Challenges to Implementation of an Epidermal Growth Factor Receptor Testing Strategy for Non–Small-Cell Lung Cancer in a Publicly Funded Health Care System

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Abstract

Background:

Data from seven recent randomized clinical trials have demonstrated that epidermal growth factor (EGFR) mutation status is predictive of improved progression-free survival and quality of life from first-line EGFR tyrosine kinase inhibitor therapy compared with platinum-based chemotherapy. We examined barriers to the initial implementation of a national EGFR testing policy in Canada.

Methods:

Five laboratories across Canada underwent a validation and quality-control exercise for EGFR mutation testing using reverse transcriptase–polymerase chain reaction with financial support from the pharmaceutical industry for the initial 12 months. Oncologists registered patients with nonquamous histology for EGFR mutation testing using a Web-based platform. Basic demographics were collected including age, histology, sex, smoking status, and ethnicity. The decision to prescribe gefitinib was subsequently registered on the system.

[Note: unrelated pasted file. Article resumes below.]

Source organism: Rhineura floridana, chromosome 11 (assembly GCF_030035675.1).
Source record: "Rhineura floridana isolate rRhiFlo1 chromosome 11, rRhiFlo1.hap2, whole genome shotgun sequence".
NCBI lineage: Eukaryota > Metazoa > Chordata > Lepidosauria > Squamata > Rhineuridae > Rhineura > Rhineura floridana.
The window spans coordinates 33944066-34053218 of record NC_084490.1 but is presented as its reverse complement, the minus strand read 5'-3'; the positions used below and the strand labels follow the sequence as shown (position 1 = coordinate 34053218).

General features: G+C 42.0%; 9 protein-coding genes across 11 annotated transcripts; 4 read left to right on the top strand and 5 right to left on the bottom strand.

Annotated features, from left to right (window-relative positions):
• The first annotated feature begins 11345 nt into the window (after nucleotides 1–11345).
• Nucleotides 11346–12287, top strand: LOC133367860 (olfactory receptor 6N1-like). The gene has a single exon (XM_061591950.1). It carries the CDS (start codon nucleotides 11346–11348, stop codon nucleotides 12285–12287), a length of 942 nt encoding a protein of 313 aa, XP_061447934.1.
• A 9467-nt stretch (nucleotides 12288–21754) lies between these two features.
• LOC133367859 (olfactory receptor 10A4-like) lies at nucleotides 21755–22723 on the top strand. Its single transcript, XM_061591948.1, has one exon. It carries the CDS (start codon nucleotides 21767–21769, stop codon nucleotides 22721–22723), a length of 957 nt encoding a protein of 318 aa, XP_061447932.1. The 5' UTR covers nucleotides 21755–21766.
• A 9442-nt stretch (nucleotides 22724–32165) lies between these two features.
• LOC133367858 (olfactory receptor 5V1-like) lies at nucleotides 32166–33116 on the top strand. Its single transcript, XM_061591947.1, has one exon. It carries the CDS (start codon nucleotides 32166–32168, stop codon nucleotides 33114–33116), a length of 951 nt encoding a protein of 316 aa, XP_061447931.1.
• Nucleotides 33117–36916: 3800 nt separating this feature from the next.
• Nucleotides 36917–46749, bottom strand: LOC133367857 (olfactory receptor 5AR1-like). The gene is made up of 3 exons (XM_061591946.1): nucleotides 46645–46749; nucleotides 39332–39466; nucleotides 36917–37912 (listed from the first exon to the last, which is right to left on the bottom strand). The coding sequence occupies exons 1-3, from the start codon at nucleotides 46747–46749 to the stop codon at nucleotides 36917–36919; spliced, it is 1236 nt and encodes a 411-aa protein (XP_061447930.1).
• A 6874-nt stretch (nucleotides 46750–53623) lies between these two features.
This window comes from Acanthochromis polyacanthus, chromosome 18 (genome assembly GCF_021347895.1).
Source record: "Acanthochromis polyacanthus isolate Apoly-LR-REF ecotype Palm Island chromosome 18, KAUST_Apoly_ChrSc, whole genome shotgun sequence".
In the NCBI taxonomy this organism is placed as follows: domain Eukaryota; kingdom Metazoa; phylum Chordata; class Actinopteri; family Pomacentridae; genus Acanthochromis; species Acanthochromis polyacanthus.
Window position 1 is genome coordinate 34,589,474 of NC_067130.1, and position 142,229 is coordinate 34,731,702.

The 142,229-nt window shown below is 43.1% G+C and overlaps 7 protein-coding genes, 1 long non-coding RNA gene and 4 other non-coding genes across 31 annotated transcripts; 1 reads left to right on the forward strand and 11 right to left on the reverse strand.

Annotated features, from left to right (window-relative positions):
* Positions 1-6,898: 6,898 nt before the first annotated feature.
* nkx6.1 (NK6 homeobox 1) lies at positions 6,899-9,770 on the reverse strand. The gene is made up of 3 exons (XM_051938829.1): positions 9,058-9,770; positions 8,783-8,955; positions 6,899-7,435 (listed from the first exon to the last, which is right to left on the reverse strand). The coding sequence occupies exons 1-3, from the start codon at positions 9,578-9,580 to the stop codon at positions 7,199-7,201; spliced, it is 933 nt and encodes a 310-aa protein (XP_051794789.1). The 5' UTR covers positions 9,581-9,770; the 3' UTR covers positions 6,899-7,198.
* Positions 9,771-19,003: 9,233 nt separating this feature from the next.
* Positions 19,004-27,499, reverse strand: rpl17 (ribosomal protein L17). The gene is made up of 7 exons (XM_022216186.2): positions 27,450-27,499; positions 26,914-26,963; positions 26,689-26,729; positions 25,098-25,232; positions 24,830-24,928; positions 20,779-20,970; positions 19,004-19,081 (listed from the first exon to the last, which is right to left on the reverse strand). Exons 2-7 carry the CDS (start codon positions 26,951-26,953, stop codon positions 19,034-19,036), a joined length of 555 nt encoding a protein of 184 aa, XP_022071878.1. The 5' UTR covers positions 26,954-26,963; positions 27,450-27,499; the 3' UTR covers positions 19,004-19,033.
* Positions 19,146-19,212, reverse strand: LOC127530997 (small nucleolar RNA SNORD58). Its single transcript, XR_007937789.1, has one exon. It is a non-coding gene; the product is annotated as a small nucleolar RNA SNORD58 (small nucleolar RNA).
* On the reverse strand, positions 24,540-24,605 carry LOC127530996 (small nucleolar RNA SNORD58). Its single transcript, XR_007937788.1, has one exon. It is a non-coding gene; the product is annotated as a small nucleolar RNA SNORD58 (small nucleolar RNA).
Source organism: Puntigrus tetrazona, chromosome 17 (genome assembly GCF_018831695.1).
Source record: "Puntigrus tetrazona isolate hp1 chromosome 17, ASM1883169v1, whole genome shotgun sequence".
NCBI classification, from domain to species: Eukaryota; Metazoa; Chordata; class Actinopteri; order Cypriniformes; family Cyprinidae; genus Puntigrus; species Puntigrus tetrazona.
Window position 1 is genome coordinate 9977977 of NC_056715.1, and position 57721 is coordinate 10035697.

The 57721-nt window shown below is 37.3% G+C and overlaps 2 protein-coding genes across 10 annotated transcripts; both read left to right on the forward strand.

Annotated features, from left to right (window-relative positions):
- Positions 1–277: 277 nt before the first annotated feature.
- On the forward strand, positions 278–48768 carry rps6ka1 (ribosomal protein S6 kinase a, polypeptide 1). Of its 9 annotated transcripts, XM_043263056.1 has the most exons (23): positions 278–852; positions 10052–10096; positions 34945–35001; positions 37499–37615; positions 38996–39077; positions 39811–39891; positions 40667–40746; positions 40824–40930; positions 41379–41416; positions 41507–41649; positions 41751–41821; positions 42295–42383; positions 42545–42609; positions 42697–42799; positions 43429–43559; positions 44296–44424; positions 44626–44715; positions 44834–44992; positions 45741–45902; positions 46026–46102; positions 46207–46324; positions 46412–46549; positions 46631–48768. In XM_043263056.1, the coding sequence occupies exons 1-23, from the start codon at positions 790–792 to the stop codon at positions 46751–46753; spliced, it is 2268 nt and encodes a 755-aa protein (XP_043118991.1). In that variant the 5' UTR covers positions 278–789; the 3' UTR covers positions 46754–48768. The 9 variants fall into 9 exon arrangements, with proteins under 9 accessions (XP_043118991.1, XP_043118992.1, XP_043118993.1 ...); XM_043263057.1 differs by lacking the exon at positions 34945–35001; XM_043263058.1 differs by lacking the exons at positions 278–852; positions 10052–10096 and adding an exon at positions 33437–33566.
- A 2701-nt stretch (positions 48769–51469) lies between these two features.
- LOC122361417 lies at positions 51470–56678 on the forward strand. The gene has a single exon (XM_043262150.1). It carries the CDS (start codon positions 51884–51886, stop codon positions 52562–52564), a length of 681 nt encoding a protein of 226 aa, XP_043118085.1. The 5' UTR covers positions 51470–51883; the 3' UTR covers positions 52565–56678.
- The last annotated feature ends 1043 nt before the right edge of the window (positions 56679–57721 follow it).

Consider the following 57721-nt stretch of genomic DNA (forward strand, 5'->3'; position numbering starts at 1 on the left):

Results:

Between March and December 2010, 2104 requests were received for EGFR mutation testing. Demographic details are as follows: adenocarcinoma (91.6%); Asian ethnicity (13.9%); female (58%); light/never smoker (41.3%); stage IV disease (87.1%). The number of tests requested each month ranged from 200 to 250. Mutation testing was conducted in 1771 of 2104 requests (84%). The median turnaround time for EGFR testing was 18 days (standard deviation 9.7). Gefitinib was prescribed in 302 patients (17.1%). The number of test requests dropped to 50 to 100 per month at the end of the initial 12 months.

Conclusion:

There was rapid uptake of EGFR mutation testing into routine clinical practice in Canada. Uptake of EGFR mutation testing dropped substantially once funding from pharmaceutical industry was discontinued. There is a need for a national strategy to ensure resources are in place to implement molecular testing for new molecularly targeted agents.

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